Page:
Sowers & Wolf Attorneys at Law
530 Maryville Centre Drive
Saint Louis, Missouri 63141
E -mail: firstname.lastname@example.org
Office hours Monday thru Friday, 9 a.m. until 5 p.m.
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Whether the issue is transactional in nature or involves the trial or appeal of a lawsuit, Sowers & Wolf is recognized as a top St. Louis employment law firm, and is one of the oldest continuing firms in the metropolitan area for representation of employees. Our partners are widely known and respected by those lawyers who practice employment law, and have been awarded the highest honors by their peers in every survey of employment law attorneys. We regularly appear in both federal and state trial courts in Missouri and Illinois as well as state and federal courts of appeal, arguing employment and related cases. We are regularly engaged to negotiate and document employment and/or severance agreements as well as conduct investigations relating to harassment.
We have testified before the Missouri legislature on pending employment legislation, and we provided input for the Missouri Bar Association on the potential impact of proposed legislation affecting employment matters. Our firm’s lawyers assisted in the amendment of Illinois law to give individuals the right to sue in court for violations of the Illinois Human Rights Act.
While past results afford no guarantee of future results and every case is different and must be judged on its own merits, some of the cases in which Sowers & Wolf attorneys successfully represented employees are:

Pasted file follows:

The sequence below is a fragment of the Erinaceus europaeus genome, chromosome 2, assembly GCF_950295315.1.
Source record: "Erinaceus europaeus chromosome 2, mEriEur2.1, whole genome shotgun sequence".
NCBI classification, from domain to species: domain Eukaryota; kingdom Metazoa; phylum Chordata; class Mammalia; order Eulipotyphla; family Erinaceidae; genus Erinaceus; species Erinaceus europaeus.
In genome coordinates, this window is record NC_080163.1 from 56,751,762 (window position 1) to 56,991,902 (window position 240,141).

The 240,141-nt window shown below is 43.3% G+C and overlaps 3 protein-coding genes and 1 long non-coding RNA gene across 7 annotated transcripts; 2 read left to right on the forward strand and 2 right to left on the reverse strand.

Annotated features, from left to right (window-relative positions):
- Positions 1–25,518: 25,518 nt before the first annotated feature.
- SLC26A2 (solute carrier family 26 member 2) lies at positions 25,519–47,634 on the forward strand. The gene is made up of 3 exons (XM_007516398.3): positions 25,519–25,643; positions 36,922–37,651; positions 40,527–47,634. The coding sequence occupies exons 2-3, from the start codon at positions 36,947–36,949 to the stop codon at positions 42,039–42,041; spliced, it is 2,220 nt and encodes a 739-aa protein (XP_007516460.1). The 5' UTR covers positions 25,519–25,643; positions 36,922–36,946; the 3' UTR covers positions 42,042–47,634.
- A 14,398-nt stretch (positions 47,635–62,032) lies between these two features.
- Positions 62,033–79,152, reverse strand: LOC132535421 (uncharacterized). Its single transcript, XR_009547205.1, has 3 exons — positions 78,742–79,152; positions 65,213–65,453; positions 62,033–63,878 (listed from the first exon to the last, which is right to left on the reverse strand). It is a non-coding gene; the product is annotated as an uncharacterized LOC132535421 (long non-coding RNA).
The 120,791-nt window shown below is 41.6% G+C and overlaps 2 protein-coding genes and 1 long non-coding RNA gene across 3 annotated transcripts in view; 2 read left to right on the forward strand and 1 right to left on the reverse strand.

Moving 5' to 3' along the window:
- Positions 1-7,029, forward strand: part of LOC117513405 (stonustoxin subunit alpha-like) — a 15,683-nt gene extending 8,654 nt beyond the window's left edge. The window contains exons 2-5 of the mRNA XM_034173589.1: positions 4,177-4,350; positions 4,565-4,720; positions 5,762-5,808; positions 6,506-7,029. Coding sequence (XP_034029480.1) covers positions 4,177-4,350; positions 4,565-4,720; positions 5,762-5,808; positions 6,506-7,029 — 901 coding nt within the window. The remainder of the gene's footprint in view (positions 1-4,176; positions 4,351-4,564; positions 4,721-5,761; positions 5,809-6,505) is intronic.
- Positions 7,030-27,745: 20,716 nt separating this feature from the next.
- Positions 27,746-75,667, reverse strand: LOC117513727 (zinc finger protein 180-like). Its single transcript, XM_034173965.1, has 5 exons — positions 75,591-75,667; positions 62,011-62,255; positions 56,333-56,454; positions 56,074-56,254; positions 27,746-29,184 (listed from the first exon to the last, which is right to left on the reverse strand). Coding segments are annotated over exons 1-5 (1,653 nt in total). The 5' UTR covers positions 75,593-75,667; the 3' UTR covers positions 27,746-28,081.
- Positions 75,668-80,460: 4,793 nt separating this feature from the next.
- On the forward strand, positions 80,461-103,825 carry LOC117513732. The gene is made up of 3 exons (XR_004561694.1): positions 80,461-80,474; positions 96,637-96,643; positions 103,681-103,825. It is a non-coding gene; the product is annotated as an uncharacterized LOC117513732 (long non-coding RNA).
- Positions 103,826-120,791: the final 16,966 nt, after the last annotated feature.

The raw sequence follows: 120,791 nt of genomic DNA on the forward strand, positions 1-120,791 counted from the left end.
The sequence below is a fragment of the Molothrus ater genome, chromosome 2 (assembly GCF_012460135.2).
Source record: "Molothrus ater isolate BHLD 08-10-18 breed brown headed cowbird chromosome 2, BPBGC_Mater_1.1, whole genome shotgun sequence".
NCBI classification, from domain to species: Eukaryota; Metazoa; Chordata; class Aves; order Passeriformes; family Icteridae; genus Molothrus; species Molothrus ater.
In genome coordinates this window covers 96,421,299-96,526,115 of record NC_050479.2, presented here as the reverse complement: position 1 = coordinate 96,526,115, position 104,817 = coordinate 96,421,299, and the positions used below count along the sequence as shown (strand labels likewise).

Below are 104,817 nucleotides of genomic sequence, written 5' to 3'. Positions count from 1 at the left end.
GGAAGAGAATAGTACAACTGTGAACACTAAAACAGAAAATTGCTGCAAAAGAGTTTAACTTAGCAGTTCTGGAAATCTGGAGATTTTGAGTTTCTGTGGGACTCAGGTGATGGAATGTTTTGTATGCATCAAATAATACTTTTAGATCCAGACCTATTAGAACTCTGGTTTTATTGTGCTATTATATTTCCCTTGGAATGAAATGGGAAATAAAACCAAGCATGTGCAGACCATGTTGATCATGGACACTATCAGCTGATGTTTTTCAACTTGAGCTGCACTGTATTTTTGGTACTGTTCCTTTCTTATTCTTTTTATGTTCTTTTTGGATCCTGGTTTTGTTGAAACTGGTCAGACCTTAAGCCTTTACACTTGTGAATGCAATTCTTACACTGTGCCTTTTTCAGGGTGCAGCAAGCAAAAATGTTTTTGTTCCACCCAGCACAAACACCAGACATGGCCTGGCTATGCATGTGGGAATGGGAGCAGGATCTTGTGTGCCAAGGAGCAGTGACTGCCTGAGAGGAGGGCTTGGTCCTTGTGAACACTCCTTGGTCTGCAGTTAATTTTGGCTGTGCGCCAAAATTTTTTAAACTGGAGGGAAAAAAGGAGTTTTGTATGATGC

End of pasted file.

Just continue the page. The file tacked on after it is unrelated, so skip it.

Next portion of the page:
McBryde v. Ritenour – The first Missouri appellate decision upholding the standard that an employee need only prove discrimination was a “contributing factor” in their termination, as opposed to a “substantial” or “motivating” factor.
State ex rel. Dean v. Cunningham – The Missouri Supreme Court determined that plaintiffs can recover damages for emotional distress without providing their medical records to defendants.
Hill v. Ford Motor Company – The Missouri Supreme Court held the contributing factor standard applied to retaliation cases brought under the Missouri Human Rights Act as well as to discrimination cases, and that individuals can be sued for employment discrimination, .
In addition, our partners wrote the portion of the amicus brief for the Missouri Supreme Court in Daugherty v. Maryland Heights, successfully urging the rejection of the complex federal analysis applied in employment cases to determine if the suit would be allowed to proceed to trial.
Doe v. City of Belleville – The United States Court of Appeals for the Seventh Circuit recognized a claim for same sex sexual harassment, holding that harassment based on stereotypes was unlawful.